Far from being the product of a cunning and far-sighted plan, the decision to bomb Yugoslavia, while publicly ruling out the use of ground troops was stupid and light-minded in the extreme. Clinton and his advisers thought nothing out, understood nothing, anticipated nothing. They seriously imagined that Milosevic, after a few raids, would wave the white flag. Apparently, this was the advice given to the President by the CIA. Like Joshua, who caused the walls of Jericho to tumble with a single blast on the trumpets, they would use their smart bombs and missiles to impose their will, with no risk of any NATO casualties. The experience of Iraq has taught these people nothing! One month later, Slobodan Milosevic is still firmly in place and shows no sign of capitulating.

Bombing has failed

NATO argued that the bombing was intended to help the Albanian population in Kosovo. But it is now clear to everyone that the bombing campaign has made the situation of the Kosovars a thousand times worse. Even NATO spokesmen have admitted that this is the biggest humanitarian disaster in Europe since World War Two. More than half the population--800,000 people on the latest estimate--have been forced to leave their homes. Every day Western audiences are treated to an unremitting barrage of horror stories--some true, some clearly fabricated--concerning the plight of these unfortunate people.

The intention of this propaganda barrage is to stir up hatred towards the Serbian people and thereby to create an atmosphere propitious to more bombing, and possibly a bloody war on the ground involving heavy NATO casualties. The reason is clear enough. It is absolutely clear that the bombing campaign has failed in all its objectives. NATO is celebrating its 50th anniversary with a humiliating defeat staring it in the face. That is why they are not only continuing the bombing but stepping it up. If they were to stop now, it would mean total humiliation. This would have serious consequences for the future of NATO, as The Economist pointed out in an editorial:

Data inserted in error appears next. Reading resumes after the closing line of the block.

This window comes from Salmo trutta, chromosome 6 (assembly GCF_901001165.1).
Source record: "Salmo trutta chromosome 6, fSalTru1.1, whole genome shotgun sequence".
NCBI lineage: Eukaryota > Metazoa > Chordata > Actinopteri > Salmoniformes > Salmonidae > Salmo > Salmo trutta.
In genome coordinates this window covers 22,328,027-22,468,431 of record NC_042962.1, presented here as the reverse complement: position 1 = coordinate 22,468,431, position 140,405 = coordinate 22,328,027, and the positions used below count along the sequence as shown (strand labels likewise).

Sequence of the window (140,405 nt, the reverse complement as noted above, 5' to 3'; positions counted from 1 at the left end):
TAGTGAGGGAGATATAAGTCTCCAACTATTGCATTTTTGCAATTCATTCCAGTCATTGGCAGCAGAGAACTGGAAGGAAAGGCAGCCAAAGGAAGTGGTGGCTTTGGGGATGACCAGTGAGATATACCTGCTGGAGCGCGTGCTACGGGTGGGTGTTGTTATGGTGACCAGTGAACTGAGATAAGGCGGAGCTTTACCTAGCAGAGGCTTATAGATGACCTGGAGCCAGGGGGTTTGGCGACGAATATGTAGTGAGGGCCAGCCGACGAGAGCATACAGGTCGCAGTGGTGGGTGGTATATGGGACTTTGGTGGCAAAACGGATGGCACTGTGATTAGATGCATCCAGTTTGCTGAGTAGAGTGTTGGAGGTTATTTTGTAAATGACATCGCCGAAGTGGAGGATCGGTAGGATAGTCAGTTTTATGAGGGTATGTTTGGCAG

"If it is true that NATO's relative success in Bosnia boosted its morale and affirmed its usefulness after the Soviet collapse, then it is necessary at least to ask what a failure now in Kosovo would mean. In fact, such a failure would have ominous consequences for the alliance. Perhaps it would not mean outright death, given that the allies would still presumably want to defend each other's soil. But limping home from Kosovo would certainly oblige NATO to rethink its post cold-war aims of intervention not just for its members' defence but for the broader interests of humanitarianism and international order. NATO might even go into terminal decline." (The Economist, 24/4/99)